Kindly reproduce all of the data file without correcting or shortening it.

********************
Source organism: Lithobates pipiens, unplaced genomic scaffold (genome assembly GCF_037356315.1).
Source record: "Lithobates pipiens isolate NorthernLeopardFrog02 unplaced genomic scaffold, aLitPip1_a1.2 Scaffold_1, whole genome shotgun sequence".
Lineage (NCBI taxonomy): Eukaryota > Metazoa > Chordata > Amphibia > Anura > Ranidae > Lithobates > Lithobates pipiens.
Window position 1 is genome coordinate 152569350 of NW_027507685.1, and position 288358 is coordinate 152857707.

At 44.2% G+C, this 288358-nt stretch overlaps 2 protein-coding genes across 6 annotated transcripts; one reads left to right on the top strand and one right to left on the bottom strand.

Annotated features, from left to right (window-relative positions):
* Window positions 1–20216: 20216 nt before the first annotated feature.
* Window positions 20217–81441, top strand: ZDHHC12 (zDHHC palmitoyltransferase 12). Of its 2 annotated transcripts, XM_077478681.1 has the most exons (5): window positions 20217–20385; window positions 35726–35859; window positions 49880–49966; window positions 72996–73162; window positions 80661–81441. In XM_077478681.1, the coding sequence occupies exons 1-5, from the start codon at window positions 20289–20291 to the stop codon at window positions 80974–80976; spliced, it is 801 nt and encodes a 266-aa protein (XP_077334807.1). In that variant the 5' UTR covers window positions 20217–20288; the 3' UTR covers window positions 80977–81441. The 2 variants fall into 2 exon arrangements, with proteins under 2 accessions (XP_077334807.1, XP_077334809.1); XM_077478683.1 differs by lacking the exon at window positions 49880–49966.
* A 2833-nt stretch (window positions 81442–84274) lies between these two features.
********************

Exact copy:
Source organism: Lithobates pipiens, unplaced genomic scaffold (genome assembly GCF_037356315.1).
Source record: "Lithobates pipiens isolate NorthernLeopardFrog02 unplaced genomic scaffold, aLitPip1_a1.2 Scaffold_1, whole genome shotgun sequence".
Lineage (NCBI taxonomy): Eukaryota > Metazoa > Chordata > Amphibia > Anura > Ranidae > Lithobates > Lithobates pipiens.
Window position 1 is genome coordinate 152569350 of NW_027507685.1, and position 288358 is coordinate 152857707.

At 44.2% G+C, this 288358-nt stretch overlaps 2 protein-coding genes across 6 annotated transcripts; one reads left to right on the top strand and one right to left on the bottom strand.

Annotated features, from left to right (window-relative positions):
* Window positions 1–20216: 20216 nt before the first annotated feature.
* Window positions 20217–81441, top strand: ZDHHC12 (zDHHC palmitoyltransferase 12). Of its 2 annotated transcripts, XM_077478681.1 has the most exons (5): window positions 20217–20385; window positions 35726–35859; window positions 49880–49966; window positions 72996–73162; window positions 80661–81441. In XM_077478681.1, the coding sequence occupies exons 1-5, from the start codon at window positions 20289–20291 to the stop codon at window positions 80974–80976; spliced, it is 801 nt and encodes a 266-aa protein (XP_077334807.1). In that variant the 5' UTR covers window positions 20217–20288; the 3' UTR covers window positions 80977–81441. The 2 variants fall into 2 exon arrangements, with proteins under 2 accessions (XP_077334807.1, XP_077334809.1); XM_077478683.1 differs by lacking the exon at window positions 49880–49966.
* A 2833-nt stretch (window positions 81442–84274) lies between these two features.